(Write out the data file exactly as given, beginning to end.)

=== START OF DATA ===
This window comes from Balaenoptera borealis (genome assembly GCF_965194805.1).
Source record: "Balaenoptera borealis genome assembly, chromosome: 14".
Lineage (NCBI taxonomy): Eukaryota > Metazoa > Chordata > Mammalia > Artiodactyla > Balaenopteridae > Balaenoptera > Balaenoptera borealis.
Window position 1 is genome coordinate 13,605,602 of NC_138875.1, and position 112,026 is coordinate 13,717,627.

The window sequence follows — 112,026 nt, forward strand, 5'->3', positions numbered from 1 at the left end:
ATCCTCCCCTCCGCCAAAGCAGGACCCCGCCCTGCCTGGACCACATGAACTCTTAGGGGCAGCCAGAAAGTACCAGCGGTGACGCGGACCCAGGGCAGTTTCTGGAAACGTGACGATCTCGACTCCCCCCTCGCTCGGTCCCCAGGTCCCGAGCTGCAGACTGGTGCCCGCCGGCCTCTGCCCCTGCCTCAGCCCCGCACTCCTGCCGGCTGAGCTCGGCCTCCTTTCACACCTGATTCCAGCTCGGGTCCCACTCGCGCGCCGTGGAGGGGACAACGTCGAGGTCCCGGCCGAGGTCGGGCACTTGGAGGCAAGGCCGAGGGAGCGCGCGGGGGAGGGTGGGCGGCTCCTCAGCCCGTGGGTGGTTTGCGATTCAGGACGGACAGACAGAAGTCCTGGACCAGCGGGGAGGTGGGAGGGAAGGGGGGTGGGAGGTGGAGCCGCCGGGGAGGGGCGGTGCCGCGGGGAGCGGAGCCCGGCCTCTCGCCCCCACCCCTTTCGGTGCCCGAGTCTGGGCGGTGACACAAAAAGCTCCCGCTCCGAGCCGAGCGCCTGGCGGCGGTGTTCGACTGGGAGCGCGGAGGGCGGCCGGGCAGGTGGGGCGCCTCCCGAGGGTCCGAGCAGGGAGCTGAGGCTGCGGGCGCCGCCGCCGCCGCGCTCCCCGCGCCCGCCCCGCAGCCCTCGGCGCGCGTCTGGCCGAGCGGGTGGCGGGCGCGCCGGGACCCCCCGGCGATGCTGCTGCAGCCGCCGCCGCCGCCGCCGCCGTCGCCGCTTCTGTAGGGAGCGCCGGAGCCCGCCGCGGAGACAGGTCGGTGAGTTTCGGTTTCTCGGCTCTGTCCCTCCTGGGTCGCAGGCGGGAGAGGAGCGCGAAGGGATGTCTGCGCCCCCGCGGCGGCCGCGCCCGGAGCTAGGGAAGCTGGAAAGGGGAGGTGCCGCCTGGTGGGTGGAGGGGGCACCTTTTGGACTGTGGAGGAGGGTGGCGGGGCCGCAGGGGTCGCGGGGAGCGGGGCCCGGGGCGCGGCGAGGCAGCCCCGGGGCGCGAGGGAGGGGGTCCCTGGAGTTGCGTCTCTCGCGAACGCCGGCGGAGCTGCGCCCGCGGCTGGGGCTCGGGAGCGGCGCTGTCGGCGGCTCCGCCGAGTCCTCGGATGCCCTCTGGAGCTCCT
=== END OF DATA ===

This window comes from Balaenoptera borealis (genome assembly GCF_965194805.1).
Source record: "Balaenoptera borealis genome assembly, chromosome: 14".
Lineage (NCBI taxonomy): Eukaryota > Metazoa > Chordata > Mammalia > Artiodactyla > Balaenopteridae > Balaenoptera > Balaenoptera borealis.
Window position 1 is genome coordinate 13,605,602 of NC_138875.1, and position 112,026 is coordinate 13,717,627.

The window sequence follows — 112,026 nt, forward strand, 5'->3', positions numbered from 1 at the left end:
ATCCTCCCCTCCGCCAAAGCAGGACCCCGCCCTGCCTGGACCACATGAACTCTTAGGGGCAGCCAGAAAGTACCAGCGGTGACGCGGACCCAGGGCAGTTTCTGGAAACGTGACGATCTCGACTCCCCCCTCGCTCGGTCCCCAGGTCCCGAGCTGCAGACTGGTGCCCGCCGGCCTCTGCCCCTGCCTCAGCCCCGCACTCCTGCCGGCTGAGCTCGGCCTCCTTTCACACCTGATTCCAGCTCGGGTCCCACTCGCGCGCCGTGGAGGGGACAACGTCGAGGTCCCGGCCGAGGTCGGGCACTTGGAGGCAAGGCCGAGGGAGCGCGCGGGGGAGGGTGGGCGGCTCCTCAGCCCGTGGGTGGTTTGCGATTCAGGACGGACAGACAGAAGTCCTGGACCAGCGGGGAGGTGGGAGGGAAGGGGGGTGGGAGGTGGAGCCGCCGGGGAGGGGCGGTGCCGCGGGGAGCGGAGCCCGGCCTCTCGCCCCCACCCCTTTCGGTGCCCGAGTCTGGGCGGTGACACAAAAAGCTCCCGCTCCGAGCCGAGCGCCTGGCGGCGGTGTTCGACTGGGAGCGCGGAGGGCGGCCGGGCAGGTGGGGCGCCTCCCGAGGGTCCGAGCAGGGAGCTGAGGCTGCGGGCGCCGCCGCCGCCGCGCTCCCCGCGCCCGCCCCGCAGCCCTCGGCGCGCGTCTGGCCGAGCGGGTGGCGGGCGCGCCGGGACCCCCCGGCGATGCTGCTGCAGCCGCCGCCGCCGCCGCCGCCGTCGCCGCTTCTGTAGGGAGCGCCGGAGCCCGCCGCGGAGACAGGTCGGTGAGTTTCGGTTTCTCGGCTCTGTCCCTCCTGGGTCGCAGGCGGGAGAGGAGCGCGAAGGGATGTCTGCGCCCCCGCGGCGGCCGCGCCCGGAGCTAGGGAAGCTGGAAAGGGGAGGTGCCGCCTGGTGGGTGGAGGGGGCACCTTTTGGACTGTGGAGGAGGGTGGCGGGGCCGCAGGGGTCGCGGGGAGCGGGGCCCGGGGCGCGGCGAGGCAGCCCCGGGGCGCGAGGGAGGGGGTCCCTGGAGTTGCGTCTCTCGCGAACGCCGGCGGAGCTGCGCCCGCGGCTGGGGCTCGGGAGCGGCGCTGTCGGCGGCTCCGCCGAGTCCTCGGATGCCCTCTGGAGCTCCT